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Do these guys make much profit?

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March 2, 2012 1:24:56 AM

Any idea how many people are buying modest gaming builds on ebay?
How do some of the companies profit in this area? Is there profit to be made
(small profit though) in building computers and selling them on eBay?

Opinions on computers being built solely for resell?

More about : guys make profit

March 2, 2012 5:42:42 AM

buy low and sell high for best practice. many of the "builders" have bulk access in parts and generally thats where their margins are. bulk or OEM or not for retail sale parts are used to save in cost.
the starter kits are usually garbage, its the "upgrades" that run the bill up and make their profit margin better. be careful, "barebones" sales can get you into trouble as not all the parts are there to be a complete computer. and again, more "upgrades". is it profitable? it can be, is it the best retail outlet, probably not.

airdeano
March 3, 2012 2:28:23 PM

I have been looking at the prices and I can't seem to understand why people buy from them.
I went to iBuyPower and configured a lower end system and was surprised at the results.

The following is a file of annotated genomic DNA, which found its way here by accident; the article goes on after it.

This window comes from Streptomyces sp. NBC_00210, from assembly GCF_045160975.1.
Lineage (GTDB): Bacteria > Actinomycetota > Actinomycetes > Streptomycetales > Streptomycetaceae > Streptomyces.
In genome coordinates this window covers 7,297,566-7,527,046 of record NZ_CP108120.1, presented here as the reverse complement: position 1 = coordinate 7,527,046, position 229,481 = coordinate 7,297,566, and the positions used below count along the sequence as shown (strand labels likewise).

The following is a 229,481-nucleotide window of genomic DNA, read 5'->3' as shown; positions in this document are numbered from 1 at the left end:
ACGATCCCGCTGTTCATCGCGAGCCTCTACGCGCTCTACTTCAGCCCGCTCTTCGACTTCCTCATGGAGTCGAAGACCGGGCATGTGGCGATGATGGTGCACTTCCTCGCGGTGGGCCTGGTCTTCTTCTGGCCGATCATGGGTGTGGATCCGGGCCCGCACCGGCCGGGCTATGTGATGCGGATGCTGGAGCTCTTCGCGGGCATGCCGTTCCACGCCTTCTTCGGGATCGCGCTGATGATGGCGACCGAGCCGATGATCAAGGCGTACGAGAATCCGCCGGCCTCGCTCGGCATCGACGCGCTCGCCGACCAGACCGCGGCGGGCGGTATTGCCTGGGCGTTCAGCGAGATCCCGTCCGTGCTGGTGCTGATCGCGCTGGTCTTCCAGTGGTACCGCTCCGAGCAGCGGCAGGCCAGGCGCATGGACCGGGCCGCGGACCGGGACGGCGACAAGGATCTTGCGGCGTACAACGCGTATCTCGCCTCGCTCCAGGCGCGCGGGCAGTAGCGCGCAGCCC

I avoided overpriced upgrades like video cards, a good PSU, and "Professional Wiring" and the price still came to $576.

I pieced together a system with almost the same parts (Most parts are better) and I came to $457.
This is with the same case they use, same CPU, better Ram, better power supply, and a better hard drive (AFAIK).

The thought of building a PC for resale sounds great (even if I only make $20 profit), but I can't seem to shake the fear of losing a large sum of money.
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March 3, 2012 2:59:42 PM

SingingThroughTheStorm said:
I have been looking at the prices and I can't seem to understand why people buy from them.
I went to iBuyPower and configured a lower end system and was surprised at the results.